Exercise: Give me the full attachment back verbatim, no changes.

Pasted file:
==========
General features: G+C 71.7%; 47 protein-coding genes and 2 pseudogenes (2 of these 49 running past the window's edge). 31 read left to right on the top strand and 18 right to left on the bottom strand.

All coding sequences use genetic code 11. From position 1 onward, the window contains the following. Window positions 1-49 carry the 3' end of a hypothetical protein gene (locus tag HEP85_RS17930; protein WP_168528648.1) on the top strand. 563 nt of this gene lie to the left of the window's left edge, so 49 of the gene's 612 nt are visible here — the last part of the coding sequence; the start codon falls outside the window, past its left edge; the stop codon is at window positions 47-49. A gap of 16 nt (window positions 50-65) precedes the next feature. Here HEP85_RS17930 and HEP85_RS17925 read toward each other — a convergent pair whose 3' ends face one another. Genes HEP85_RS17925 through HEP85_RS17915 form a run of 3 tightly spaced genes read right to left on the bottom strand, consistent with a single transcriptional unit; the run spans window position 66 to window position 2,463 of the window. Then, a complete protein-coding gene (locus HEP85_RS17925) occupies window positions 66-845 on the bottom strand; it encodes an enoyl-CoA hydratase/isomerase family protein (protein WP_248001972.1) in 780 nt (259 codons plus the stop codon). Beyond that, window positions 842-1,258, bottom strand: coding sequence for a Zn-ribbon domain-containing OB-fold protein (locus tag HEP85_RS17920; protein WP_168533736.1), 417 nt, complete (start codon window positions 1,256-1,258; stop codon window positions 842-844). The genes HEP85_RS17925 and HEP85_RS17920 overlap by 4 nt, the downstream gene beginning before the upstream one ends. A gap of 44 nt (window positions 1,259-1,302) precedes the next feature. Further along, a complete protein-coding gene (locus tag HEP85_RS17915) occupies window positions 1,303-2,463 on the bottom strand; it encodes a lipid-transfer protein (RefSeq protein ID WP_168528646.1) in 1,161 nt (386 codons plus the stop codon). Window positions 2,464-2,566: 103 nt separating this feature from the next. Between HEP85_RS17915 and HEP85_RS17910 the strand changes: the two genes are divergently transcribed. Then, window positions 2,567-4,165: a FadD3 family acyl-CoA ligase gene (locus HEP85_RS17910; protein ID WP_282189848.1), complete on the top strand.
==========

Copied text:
General features: G+C 71.7%; 47 protein-coding genes and 2 pseudogenes (2 of these 49 running past the window's edge). 31 read left to right on the top strand and 18 right to left on the bottom strand.

All coding sequences use genetic code 11. From position 1 onward, the window contains the following. Window positions 1-49 carry the 3' end of a hypothetical protein gene (locus tag HEP85_RS17930; protein WP_168528648.1) on the top strand. 563 nt of this gene lie to the left of the window's left edge, so 49 of the gene's 612 nt are visible here — the last part of the coding sequence; the start codon falls outside the window, past its left edge; the stop codon is at window positions 47-49. A gap of 16 nt (window positions 50-65) precedes the next feature. Here HEP85_RS17930 and HEP85_RS17925 read toward each other — a convergent pair whose 3' ends face one another. Genes HEP85_RS17925 through HEP85_RS17915 form a run of 3 tightly spaced genes read right to left on the bottom strand, consistent with a single transcriptional unit; the run spans window position 66 to window position 2,463 of the window. Then, a complete protein-coding gene (locus HEP85_RS17925) occupies window positions 66-845 on the bottom strand; it encodes an enoyl-CoA hydratase/isomerase family protein (protein WP_248001972.1) in 780 nt (259 codons plus the stop codon). Beyond that, window positions 842-1,258, bottom strand: coding sequence for a Zn-ribbon domain-containing OB-fold protein (locus tag HEP85_RS17920; protein WP_168533736.1), 417 nt, complete (start codon window positions 1,256-1,258; stop codon window positions 842-844). The genes HEP85_RS17925 and HEP85_RS17920 overlap by 4 nt, the downstream gene beginning before the upstream one ends. A gap of 44 nt (window positions 1,259-1,302) precedes the next feature. Further along, a complete protein-coding gene (locus tag HEP85_RS17915) occupies window positions 1,303-2,463 on the bottom strand; it encodes a lipid-transfer protein (RefSeq protein ID WP_168528646.1) in 1,161 nt (386 codons plus the stop codon). Window positions 2,464-2,566: 103 nt separating this feature from the next. Between HEP85_RS17915 and HEP85_RS17910 the strand changes: the two genes are divergently transcribed. Then, window positions 2,567-4,165: a FadD3 family acyl-CoA ligase gene (locus HEP85_RS17910; protein ID WP_282189848.1), complete on the top strand.